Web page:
The Great Pandolfo - William J. Locke - ebook

The Great Pandolfo ebook

William J. Locke

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Opis

Paula Field was a woman who happily suffered from most people. Such a gift as a gift of a song or painting or a solution to acrostic. Consequently, she had many more friends around the world who loved her than it was humanly possible to love her in return. From time to time, the jealous turned around a scorpion and stung her. They called her insincere.

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Liczba stron: 506

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Contents

CHAPTER I

CHAPTER II

CHAPTER III

CHAPTER IV

CHAPTER V

CHAPTER VI

CHAPTER VII

CHAPTER VIII

CHAPTER IX

CHAPTER X

CHAPTER XI

CHAPTER XII

CHAPTER XIII

CHAPTER XIV

CHAPTER XV

CHAPTER XVI

CHAPTER XVII

CHAPTER XVIII

CHAPTER XIX

CHAPTER XX

CHAPTER XXI

CHAPTER XXII

CHAPTER XXIII

CHAPTER XXIV

CHAPTER I

Paula Field was a woman who suffered most people gladly. Such is a gift, like that of song or painting or the solving of acrostics. Consequently she had many more friends, all over the world, who loved her than it was in human power for her to love in return. Now and then the jealous turned scorpion-wise and stung her. They called her insincere, which is the penalty of large-heartedness. Not that she ever promised more than she could perform; but the small-minded read into her sympathy more than she could think of promising. She was also a woman of peculiar personal attraction. Sir Spencer Babington, one of the coming men in post-war diplomacy, and a noted weigher of dry words, once remarked that, a century or so ago, she would have been a reigning toast. The fact of his being in love with her for years past did not detract from the accuracy of his diagnostic.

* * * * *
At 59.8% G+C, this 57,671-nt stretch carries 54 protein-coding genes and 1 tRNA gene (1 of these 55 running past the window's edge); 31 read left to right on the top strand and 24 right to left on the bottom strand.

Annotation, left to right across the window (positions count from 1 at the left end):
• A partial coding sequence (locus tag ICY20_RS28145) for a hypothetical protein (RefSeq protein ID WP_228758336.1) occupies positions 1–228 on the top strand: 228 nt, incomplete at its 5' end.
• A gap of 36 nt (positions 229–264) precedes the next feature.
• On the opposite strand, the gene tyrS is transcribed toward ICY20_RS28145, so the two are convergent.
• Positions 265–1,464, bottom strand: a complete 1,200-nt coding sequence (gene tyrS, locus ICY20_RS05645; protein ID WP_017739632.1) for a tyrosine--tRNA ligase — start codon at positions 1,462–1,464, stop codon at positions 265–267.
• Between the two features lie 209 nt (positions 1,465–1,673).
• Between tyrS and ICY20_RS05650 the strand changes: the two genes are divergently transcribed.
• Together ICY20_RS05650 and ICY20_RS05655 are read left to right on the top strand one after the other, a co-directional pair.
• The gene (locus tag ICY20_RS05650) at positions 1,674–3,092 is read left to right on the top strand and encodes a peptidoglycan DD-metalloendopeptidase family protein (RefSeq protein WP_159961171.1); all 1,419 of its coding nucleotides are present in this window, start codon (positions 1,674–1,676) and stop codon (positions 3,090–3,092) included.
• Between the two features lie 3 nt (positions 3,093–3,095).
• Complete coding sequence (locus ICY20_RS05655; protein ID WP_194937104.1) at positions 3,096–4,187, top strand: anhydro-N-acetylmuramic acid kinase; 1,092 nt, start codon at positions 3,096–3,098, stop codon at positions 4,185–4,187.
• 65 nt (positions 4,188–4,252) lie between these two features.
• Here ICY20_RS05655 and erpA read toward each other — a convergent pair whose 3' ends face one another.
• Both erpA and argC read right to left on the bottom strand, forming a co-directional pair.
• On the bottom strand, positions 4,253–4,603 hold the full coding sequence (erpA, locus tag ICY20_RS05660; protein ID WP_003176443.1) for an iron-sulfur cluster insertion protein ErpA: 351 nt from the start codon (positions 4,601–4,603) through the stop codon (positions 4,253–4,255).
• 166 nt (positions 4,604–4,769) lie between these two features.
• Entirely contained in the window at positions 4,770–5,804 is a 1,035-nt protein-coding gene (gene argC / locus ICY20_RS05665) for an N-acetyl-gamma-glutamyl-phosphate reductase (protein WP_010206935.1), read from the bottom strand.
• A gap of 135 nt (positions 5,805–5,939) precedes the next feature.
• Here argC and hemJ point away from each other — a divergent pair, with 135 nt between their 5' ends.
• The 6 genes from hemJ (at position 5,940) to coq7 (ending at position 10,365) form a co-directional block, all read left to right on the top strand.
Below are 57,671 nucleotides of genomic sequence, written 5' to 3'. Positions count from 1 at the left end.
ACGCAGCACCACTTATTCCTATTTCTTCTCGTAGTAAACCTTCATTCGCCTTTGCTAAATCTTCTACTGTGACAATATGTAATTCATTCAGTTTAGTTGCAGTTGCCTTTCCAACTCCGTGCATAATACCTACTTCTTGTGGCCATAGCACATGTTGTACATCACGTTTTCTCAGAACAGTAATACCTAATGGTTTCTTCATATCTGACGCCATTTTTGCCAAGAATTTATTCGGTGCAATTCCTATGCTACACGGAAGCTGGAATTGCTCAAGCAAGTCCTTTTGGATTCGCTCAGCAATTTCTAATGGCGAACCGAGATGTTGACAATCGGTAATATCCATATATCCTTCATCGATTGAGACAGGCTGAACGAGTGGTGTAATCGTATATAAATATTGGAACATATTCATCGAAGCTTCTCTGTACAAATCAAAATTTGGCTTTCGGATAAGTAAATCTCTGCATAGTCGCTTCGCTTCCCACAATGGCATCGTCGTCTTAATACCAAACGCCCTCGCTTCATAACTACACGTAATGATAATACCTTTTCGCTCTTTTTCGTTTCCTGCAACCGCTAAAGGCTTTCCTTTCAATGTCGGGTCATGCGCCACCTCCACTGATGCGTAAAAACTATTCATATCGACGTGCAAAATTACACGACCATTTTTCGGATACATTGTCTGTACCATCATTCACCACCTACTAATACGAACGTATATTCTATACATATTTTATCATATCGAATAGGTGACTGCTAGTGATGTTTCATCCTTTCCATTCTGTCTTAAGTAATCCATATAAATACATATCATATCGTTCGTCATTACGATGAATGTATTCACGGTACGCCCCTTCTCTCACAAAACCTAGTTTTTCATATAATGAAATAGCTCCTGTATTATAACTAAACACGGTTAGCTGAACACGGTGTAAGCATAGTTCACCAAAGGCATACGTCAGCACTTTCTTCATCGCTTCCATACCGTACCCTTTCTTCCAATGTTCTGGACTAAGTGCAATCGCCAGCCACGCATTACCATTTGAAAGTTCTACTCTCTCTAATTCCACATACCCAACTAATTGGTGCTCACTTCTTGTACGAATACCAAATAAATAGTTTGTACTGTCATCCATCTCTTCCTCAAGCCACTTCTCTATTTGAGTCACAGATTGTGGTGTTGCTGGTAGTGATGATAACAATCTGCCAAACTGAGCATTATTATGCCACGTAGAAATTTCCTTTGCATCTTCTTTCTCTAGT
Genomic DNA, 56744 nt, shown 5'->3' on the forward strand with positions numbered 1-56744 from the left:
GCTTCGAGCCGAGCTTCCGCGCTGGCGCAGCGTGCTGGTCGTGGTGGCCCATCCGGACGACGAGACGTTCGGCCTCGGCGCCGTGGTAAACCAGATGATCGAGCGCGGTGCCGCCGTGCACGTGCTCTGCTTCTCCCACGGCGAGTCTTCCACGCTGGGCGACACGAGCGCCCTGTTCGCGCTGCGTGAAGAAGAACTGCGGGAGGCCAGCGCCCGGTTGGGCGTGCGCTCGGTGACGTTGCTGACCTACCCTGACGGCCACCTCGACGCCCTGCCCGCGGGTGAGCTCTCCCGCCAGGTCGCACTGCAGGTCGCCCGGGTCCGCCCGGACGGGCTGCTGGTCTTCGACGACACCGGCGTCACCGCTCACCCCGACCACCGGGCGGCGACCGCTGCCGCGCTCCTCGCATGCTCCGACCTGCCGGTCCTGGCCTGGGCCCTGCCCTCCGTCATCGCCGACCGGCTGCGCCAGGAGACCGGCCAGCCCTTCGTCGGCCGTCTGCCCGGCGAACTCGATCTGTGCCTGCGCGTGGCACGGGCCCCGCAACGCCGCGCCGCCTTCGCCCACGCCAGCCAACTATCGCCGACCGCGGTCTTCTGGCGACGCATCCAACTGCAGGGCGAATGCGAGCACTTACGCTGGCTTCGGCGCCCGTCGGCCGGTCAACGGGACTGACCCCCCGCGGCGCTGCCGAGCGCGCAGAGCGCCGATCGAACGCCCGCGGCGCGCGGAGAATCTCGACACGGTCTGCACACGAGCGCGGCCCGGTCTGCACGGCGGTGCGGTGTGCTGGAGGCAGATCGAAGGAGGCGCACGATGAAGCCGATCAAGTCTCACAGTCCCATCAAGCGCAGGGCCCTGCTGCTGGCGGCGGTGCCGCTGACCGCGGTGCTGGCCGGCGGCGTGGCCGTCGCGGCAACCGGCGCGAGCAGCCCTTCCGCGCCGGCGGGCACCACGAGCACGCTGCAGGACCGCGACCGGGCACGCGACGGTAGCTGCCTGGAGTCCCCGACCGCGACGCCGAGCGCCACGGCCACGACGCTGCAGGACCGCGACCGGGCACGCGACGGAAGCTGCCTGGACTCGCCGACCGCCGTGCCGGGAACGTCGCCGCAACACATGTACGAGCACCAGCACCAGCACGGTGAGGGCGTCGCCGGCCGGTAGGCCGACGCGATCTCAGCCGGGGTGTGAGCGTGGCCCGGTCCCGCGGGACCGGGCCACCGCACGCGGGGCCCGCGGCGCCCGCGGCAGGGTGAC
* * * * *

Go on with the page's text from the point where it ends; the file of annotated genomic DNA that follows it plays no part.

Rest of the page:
All kinds of men had fallen in love with her during her nearly thirty years of life. Only one had she selected, and that was a soldier man, Geoffrey Field, whose bones now lay in a prim little cemetery by the Somme. He was a gallant fellow; she had given him her heart; and to all suitors she would say in effect: “What is the good of a woman without the least bit of a heart left to give?” Some sighed and went away. Others gave her to understand that heart was not everything that they were looking for; and, as she had no fortune, in fact was hard put to it to make ends meet, she found herself in the position of the Lady in “Comus,” and like her, dismissed the rabble-rout, but in terms less direct and more graciously ironical. To neither camp did Spencer Babington belong. As maid, she had suffered his adust wooing; as wife, she had proved him a loyal friend; to her, as widow, he remained a faithful swain; and smiling endurance of boredom in his company was her only means of expressing a sincere gratitude.

Still there were limits. A woman’s nerves are not always under control. When the body is enmeshed in a network of sensitive microscopic strands, a certain petulance of expression may be forgiven.

They were in her little flat in Hansel Mansions, under the lee of Harrod’s stores. It was a sunless, airless day in July, the kind of day in which she, big creature bred in open spaces, felt herself at her worst. Spencer Babington had come in casually for tea, and, uninfluenced by meteorological conditions, had asked her to marry him, just as though they had been wandering in scented hay fields, or sitting before the open mystery of the moonlit sea. Paula was conscious of dampness; of a wisp of hair sticking to her forehead. It takes a wise man to appreciate the folly of making love to a damp woman–especially when the love-making is uphill work. In the ways of women Sir Spencer Babington was not wise. Gently repulsed, he pressed his suit.

At last she said wearily:

“My dear Spencer, you would be a much pleasanter creature if you would take no for an answer.”

“This, then, is final?”

“The finalest thing you can possibly imagine.”

His fingers moved in the correct Englishman’s miniature gesture.

“It’s a pity,” said he.

“What’s a pity?”